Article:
• 149 WESTCHESTER AVENUE, PORT CHESTER, NY 10573-4549 · (914) 937-4126

  • March 15th, 2018

    reCAP :: Steve Winwood + Phil Lesh & The Terrapin Family Band :: 2018.03.14

    Words by Chad Berndtson
    Photos by Marc Millman

    Phil Lesh and Steve Winwood are 78 (today!) and nearly 70, respectively, and yet somehow, their much-anticipated co-bill at the Cap (“PhilWood,” as it was affectionately dubbed within seconds of being announced) was all about youthful vitality.

    There’s the avuncular, sage-like Lesh, grinning ever widely, proud that his time focusing on the Terrapin Family Band has turned it into a next-generation adventure with its own familiar, yet forward-looking approach to playing in the Grateful Dead forest. And there’s Winwood, who sounds as energetic as ever in his sixth decade as a musician, focused heavily with this incarnation of his band on classics of his time with Traffic, Blind Faith and the Spencer Davis Group and clearly just as excited and invested in the soulful, dense-and-intense music as he’s always been.

    Paired as co-headliners, they made for quite the panoramic night, flush with skywriting jams, sonic swells, choogling rhythms, loud guitars and boisterous vocals.

    Winwood’s current five-piece is one of his best-ever touring crews, charged with filling the big in songs like “Low Spark of High Heeled Boys,” “Pearly Queen,” “Had to Cry Today,” “Dear Mr. Fantasy” and “Can’t Find My Way Home” and getting there, every time. At the heart of it is Winwood and his seemingly ageless voice, but he offers his bandmates ample room to shine.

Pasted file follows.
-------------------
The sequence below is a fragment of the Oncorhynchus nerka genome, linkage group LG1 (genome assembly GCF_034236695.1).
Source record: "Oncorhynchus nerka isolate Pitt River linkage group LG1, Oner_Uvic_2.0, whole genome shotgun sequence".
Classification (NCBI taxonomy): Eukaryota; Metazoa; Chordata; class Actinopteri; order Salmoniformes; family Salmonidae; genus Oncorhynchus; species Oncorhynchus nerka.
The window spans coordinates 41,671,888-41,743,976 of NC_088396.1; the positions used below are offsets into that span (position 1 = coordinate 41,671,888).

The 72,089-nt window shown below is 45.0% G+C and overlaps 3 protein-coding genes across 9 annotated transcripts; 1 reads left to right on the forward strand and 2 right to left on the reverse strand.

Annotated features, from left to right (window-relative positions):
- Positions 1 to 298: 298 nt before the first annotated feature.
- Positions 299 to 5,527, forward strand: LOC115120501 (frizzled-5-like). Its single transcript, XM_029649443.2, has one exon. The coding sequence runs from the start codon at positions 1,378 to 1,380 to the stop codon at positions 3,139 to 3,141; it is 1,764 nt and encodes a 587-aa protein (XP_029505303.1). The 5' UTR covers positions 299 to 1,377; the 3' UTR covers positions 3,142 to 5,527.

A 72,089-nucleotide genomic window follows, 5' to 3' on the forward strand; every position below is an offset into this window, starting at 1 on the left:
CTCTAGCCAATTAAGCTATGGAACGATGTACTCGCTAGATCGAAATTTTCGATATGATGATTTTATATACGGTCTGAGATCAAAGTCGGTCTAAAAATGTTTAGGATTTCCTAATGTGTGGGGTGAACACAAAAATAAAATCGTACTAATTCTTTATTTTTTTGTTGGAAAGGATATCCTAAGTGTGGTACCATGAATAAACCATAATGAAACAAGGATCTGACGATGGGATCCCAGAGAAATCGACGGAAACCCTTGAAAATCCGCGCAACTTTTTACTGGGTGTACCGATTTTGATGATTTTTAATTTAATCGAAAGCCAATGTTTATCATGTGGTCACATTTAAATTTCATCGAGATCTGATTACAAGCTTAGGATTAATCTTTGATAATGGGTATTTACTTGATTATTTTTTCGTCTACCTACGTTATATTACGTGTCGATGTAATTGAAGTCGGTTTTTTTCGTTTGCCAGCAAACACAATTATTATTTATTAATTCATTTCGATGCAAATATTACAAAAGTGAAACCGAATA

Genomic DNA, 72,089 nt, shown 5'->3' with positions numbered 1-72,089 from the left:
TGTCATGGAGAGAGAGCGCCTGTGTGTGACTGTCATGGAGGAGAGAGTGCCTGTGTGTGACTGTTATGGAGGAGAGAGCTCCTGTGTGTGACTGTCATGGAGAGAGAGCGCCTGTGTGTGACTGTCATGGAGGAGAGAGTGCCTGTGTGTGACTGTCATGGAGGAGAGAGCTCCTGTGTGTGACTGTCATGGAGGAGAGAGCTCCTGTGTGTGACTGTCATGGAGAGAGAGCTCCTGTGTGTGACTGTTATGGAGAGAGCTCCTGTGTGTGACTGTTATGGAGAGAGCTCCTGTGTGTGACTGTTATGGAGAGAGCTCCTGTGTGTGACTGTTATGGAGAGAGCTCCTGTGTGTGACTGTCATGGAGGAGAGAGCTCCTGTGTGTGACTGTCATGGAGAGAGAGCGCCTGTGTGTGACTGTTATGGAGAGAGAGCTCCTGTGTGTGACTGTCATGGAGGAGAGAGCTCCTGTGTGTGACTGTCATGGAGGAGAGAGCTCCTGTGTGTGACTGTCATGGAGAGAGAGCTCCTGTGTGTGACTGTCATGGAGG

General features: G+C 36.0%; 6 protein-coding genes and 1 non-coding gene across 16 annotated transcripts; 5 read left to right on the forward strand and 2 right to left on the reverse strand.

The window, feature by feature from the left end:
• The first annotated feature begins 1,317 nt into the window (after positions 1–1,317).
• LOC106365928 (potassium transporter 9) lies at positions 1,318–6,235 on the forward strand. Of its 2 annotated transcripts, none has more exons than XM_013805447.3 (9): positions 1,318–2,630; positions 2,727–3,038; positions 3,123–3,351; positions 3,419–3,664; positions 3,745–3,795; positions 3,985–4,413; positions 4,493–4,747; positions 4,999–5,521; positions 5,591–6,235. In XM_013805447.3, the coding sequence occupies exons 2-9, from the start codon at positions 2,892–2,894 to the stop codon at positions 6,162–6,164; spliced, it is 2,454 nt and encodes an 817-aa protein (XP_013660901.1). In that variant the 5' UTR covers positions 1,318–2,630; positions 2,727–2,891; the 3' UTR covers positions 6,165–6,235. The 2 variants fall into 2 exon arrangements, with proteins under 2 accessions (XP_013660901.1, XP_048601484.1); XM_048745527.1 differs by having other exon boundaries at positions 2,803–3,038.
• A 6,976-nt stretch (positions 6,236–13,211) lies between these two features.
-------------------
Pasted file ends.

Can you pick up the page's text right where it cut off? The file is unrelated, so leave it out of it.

From the boogieing opener “I’m A Man” straight through to a fist-pumping “Gimme Some Lovin,” Richard Bailey and Edwin Sanz were a ripping drums-and-percussion corps, over which guitarist Jose Neto, saxophonist Paul Booth and Winwood himself — on brilliant organ or soaring guitar — juiced the music with inspired flights or more subtle colors and shading. Singer Lilly Winwood, who’s been appearing often with dad on this tour, snuck in for a few near the end, including to add backing vocals to “John Barleycorn” and “Lovin’.”

    Lesh and the Family Band — multi-instrumentalist Jason Crosby, guitarists/singers Grahame Lesh and Ross James, drummer Alex Koford — came next and plunged headlong into a wonderfully unconventional setlist. Grahame Lesh, James and Koford split vocals on a pair of ripping psychedelic classics, “Born Cross-Eyed > Cream Puff War” and then the band shifted into a series of jamming vehicles, from a guitar-loaded “Jack Straw” to a sprawled-out take on Dylan’s “Like a Rolling Stone” and a “China Cat Sunflower” that rapidly picked up speed, saw Crosby pick up his violin, and romp into “Cumberland Blues.” The lost Robert Hunter gem “Jack O’Roses” — originally part of the “Terrapin Station” suite but never played by the Grateful Dead — has been a glove-fit for this band, and it set up the hard-jamming finale of “Terrapin Station,” “New Speedway Boogie,” and then a cherry-on-top “Deal” in the after-midnight encore.

    It was a versatile display for a band that’s always seemed exuberant but not always adventurous — the next generation, assured.